Cash for gold companies are offering shockingly bad value for debt ridden consumers, a Which? Money investigation has found.
Companies that tempt people to sell their unwanted gold, silver and diamond jewellery items in exchange for cash are offering consumers, many of which are badly in debt, terrible value, according to Which?
Which? sent three pieces of brand new gold jewellery to four gold buyers that advertise on TV, plus three independent jewellers and three pawnbrokers. The TV gold buyers consistently gave the worst quotes.
One company, CashMyGold, offered only £38.57 for all three items, yet the jewellery had been purchased new for £729. On average, the TV based companies offered only around 6% of the retail price for the gold, whereas high street jewellers were prepared to pay up to 25% of the new prices.
Another gold merchant, Money4Gold, apparently held a £399 necklace to ransom saying it was “not gold” and demanded a postal order of almost £10 to return it. Interesting to see on the Mony4Gold website that they ‘guarantee to pay you a fair price for your broken, old and unwanted gold, silver and platinum jewellery. If for any reason you are not satisfied with your payment we will return your items including free return shipping.’
The guarantee relates to the payments made by other national TV advertisers and they have a ‘Double “G” Guarantee’ – which says ‘Find a higher price and we’ll double it’.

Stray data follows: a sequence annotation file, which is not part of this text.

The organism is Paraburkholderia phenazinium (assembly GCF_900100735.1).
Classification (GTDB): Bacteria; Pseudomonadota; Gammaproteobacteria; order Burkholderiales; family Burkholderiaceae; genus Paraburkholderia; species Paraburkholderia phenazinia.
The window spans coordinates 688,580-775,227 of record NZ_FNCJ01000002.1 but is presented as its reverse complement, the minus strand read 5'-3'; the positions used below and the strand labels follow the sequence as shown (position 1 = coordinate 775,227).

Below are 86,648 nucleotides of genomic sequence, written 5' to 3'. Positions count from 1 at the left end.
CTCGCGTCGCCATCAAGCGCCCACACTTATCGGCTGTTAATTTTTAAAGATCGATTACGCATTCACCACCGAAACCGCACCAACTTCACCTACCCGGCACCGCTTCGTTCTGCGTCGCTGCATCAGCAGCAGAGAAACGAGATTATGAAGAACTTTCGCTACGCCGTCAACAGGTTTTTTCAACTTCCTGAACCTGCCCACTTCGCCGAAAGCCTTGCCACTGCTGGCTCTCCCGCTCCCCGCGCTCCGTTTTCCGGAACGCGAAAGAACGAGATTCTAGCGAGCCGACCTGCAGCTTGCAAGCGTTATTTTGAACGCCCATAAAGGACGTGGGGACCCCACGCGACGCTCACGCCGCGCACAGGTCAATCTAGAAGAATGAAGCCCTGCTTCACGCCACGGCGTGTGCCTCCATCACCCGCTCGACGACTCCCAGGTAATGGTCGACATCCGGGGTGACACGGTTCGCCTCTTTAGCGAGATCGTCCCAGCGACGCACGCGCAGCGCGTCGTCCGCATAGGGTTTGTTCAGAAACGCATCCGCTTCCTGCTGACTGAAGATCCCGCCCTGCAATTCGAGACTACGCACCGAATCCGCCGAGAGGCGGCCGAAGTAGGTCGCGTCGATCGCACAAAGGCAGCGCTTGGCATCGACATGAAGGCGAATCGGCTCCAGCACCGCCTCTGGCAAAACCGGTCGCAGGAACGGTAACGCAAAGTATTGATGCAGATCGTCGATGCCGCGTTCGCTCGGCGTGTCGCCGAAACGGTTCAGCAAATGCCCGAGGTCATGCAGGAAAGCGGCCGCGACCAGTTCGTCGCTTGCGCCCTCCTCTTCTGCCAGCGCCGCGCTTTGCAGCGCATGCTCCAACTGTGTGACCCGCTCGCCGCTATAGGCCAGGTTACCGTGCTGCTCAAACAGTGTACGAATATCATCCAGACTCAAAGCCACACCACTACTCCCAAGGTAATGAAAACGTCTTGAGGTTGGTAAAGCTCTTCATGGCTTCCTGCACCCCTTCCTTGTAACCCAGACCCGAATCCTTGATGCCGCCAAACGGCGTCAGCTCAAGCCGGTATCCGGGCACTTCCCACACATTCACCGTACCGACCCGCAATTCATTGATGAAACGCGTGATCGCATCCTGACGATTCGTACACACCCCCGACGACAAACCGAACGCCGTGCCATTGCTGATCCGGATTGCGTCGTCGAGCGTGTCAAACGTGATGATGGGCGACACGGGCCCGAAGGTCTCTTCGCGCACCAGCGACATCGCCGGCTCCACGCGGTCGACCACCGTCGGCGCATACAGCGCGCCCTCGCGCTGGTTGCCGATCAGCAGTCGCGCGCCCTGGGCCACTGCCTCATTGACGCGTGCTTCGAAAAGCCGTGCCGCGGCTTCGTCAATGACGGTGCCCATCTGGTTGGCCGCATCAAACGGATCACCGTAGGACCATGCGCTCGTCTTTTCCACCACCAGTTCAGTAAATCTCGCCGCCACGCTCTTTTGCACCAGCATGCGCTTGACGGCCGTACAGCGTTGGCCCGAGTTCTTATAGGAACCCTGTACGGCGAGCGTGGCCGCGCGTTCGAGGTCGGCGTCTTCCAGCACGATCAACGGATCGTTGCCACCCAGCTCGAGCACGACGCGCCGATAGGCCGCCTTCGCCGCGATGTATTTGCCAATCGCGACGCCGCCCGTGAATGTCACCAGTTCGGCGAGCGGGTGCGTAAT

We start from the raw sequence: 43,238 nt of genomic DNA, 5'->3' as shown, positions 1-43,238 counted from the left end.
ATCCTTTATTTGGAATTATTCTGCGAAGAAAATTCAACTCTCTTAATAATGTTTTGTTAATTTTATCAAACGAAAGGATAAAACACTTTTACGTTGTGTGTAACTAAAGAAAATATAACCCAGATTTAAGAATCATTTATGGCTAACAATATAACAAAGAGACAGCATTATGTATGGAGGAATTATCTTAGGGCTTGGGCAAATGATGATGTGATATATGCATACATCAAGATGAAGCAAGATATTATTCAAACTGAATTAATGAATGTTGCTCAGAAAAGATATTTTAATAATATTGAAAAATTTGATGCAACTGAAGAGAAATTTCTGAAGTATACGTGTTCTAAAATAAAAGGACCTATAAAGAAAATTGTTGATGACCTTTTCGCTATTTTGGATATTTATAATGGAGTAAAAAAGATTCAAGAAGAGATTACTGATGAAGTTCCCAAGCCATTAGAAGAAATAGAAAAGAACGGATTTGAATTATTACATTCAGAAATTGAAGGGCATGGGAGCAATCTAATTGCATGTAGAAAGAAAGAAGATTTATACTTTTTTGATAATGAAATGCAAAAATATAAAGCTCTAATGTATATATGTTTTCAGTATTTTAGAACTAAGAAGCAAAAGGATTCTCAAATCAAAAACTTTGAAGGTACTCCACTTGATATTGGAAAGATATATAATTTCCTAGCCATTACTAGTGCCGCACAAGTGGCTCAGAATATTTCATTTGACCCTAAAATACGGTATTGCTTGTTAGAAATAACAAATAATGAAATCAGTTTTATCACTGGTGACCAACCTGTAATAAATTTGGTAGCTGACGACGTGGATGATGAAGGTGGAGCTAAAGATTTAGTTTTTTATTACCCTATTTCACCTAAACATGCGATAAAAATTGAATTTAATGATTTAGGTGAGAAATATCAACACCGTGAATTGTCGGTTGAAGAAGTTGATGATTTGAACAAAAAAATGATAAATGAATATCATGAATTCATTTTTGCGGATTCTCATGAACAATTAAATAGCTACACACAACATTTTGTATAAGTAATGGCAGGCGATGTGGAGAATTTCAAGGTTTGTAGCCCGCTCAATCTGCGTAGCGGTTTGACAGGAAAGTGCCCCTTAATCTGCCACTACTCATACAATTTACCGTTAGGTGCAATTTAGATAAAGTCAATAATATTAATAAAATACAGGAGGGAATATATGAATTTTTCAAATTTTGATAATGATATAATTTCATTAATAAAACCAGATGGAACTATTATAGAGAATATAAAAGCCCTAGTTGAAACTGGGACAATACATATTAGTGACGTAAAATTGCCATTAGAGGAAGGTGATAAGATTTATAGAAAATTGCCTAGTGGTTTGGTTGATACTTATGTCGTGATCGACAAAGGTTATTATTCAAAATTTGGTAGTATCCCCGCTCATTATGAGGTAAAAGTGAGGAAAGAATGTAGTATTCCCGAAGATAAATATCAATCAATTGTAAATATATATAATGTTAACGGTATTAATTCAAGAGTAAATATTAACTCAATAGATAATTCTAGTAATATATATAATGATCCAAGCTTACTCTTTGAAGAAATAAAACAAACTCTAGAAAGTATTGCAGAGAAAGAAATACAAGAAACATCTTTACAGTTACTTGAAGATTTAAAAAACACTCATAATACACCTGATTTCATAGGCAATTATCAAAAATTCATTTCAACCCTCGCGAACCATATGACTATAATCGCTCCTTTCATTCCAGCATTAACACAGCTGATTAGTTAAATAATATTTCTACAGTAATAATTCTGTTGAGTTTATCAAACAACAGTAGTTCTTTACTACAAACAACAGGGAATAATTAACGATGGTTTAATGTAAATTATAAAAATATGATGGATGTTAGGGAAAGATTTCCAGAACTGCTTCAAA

The cash for gold companies operate via the postal service and Which? was surprised to see that CashMyGold’s special delivery envelope prominently displayed the word “gold”, which is clearly presents a risk of theft. Most of the other companies surveyed also used indiscreet labelling on their envelopes used to send the jewellery items.
In response to this investigation, Which? chief executive, Peter Vicary-Smith, said:
“The poor value for money that these TV gold buyers are providing is simply shocking. The cash for gold market is unregulated, and this investigation has raised some serious concerns about the fair treatment of consumers.
“People should be wary of buyers’ adverts as they could almost certainly get more money for their gold elsewhere.”
Consumers who are struggling with personal finances may wish to consider other forms of debt management or financial advice.